Flora and fauna of the Athens County area, and occasionally habitats outside Ohio. Subject matter will consist of both interpretive material and taxonomic issues in plant and animal identification.

Tuesday, July 15, 2014

A Moth Night-just for me

Several people have asked me this summer when I'm going to do another moth night at Wahkeena or elsewhere. I have done a number of them over the last couple of years, and always enjoy helping people identify their moth photos. This time I wanted to have a private night for myself, and maybe catch up on some collecting. This is Wild Bergamot, Monarda fistulosa. During the day they often look pinkish white. I took this as the sun went down, and I love how the purple color really shows.

Thanks to Tom Shisler for setting up a generator way back in the woods. With a full moon I knew it would not be productive out in the open. John Hickenbottom, naturalist at Lake Hope State Park spent the night as Tom's guest. John had never been on a moth walk. This is Orthosoma brunneum, the Brown Prionid Beetle. I'm always looking for more than just moths.

Back in the spring pools, this Long-tailed Salamander, Eurycea longicauda made an appearance late that night.

Tiger Spiketail, Cordulegaster erronea. Tom was doing a survey of dragonflies for a workshop with Bob Glotzhober the next day. Tigers are rare and endangered in Ohio. Unfortunately this one was on its last leg and didn't survive the day. The good news is Tom observed a half dozen different specimens on the area that day. They differ from other spiketails by the yellow rings around the abdomen. Yes I know the photo isn't great sitting on a piece of paper, but I had never seen one.

The Marbled Green, Leuconycta lepidula. I stick this in because there just aren't a lot of moths with green on them. I sometimes call it the lichen moth, but that common name is often applied to many other species.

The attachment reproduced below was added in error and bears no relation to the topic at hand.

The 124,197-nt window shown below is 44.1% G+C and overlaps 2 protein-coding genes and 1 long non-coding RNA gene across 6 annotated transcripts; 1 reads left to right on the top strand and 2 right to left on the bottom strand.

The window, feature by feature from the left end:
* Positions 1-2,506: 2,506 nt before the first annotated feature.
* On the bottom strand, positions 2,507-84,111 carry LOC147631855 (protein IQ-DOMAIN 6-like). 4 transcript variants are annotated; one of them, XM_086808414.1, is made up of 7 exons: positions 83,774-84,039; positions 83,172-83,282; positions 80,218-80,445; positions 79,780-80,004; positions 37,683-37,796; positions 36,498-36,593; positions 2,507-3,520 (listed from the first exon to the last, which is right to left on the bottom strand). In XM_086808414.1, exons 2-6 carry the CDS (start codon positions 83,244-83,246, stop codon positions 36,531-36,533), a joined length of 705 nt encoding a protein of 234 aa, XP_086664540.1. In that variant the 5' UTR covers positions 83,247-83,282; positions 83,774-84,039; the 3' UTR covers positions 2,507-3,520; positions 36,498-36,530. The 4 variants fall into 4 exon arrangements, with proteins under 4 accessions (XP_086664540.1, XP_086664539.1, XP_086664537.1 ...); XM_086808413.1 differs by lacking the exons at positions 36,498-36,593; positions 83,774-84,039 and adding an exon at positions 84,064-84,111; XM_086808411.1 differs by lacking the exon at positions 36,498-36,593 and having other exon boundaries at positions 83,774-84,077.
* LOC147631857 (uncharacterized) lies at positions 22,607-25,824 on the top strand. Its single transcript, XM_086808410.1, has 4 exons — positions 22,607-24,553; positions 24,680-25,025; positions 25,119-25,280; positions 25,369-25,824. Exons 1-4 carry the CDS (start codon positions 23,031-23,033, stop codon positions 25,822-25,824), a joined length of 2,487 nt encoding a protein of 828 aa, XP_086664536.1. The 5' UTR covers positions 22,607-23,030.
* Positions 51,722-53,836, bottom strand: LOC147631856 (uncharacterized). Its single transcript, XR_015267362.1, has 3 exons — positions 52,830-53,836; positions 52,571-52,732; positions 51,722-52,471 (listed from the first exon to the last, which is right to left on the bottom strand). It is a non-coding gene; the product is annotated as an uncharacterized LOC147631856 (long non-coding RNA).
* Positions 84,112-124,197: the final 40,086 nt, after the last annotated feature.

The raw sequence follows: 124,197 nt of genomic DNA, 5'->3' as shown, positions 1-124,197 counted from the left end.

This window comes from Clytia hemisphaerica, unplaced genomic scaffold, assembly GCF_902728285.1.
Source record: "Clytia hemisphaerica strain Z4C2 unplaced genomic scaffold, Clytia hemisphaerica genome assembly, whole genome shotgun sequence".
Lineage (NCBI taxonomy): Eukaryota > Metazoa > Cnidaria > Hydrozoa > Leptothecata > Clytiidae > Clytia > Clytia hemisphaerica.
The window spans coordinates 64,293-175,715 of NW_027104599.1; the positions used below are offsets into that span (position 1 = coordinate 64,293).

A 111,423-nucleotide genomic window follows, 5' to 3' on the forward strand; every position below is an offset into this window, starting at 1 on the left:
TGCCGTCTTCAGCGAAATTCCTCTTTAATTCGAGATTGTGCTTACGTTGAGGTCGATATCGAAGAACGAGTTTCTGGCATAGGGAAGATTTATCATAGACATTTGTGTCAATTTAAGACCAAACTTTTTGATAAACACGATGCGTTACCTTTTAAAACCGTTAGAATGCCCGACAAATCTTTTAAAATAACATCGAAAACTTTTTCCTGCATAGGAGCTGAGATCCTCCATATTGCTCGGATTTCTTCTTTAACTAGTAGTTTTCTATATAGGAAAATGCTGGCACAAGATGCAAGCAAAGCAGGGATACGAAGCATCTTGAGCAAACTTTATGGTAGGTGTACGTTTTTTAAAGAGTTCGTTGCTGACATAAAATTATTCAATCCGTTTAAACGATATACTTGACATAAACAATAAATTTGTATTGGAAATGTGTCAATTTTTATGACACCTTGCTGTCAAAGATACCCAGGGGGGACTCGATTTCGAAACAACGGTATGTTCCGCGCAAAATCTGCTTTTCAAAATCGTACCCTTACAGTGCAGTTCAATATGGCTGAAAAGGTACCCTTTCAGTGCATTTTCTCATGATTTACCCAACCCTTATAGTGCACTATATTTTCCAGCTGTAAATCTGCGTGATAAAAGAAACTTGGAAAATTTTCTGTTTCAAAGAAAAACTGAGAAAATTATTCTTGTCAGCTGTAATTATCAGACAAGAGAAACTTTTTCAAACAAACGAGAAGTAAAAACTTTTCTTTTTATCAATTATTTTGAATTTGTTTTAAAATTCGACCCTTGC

This small moth looks like a type of owlet, but has jagged wing margins like an inchworm. It holds its abdomen curled like a slug moth, and does push-ups with its front legs like several other micro moth families. What is it? Tosale oviplagalis, the Dimorphic Tosale. It is in the Pyralid family. The dark patch across the wing is diagnostic, but I like the raised tuft of scales above that mark that resembles a little bird wing.

Figure Seven Moth, Drasteria (Synedoida) grandirena.

It is often pictured in field guides with the Catacola moths because it could be mistaken for an Underwing Moth. Underwings have red, yellow, orange or white stripes in their hind wings. The hindwing here reminds me of a carved Jack O' Lantern. I do well on Rorschach tests.

What in the world? I can't tell if that's a vase on a stand, or Mr. Waternoose from Monsters Inc. Yes that is a moth outline.

Something this strange could only belong to my favorite group, the Slug Moths.

From the side you can see it really is a moth, in this case the Saddleback Slug, Acharia stimulea. Those weird tufts are raised scales on the legs and abdomen.

We are all familiar with the Saddleback caterpillar, but because of the lack of color, the adult is often overlooked. It has the 3-4 white spots on the wing like many other slugs. The chocolate color is highlighted up close by silvery-purple frosting. Sometimes they sit with their legs up and look like a spider. This male appears dead, flat, and squished, but he is very much alive.

Nason's Slug, Natada nasoni.

Button Slug, Tortricidia pallida, one of the smallest Limacodid slugs.

Smaller Parasa Slug, Parasa chloris. The night after Wahkeena, I went to see Lisa Sells at her new residence outside Lancaster, and we set up a sheet. If you know Lisa, you are aware that her macro photography is second to none. So this is a collection of photos from both locations.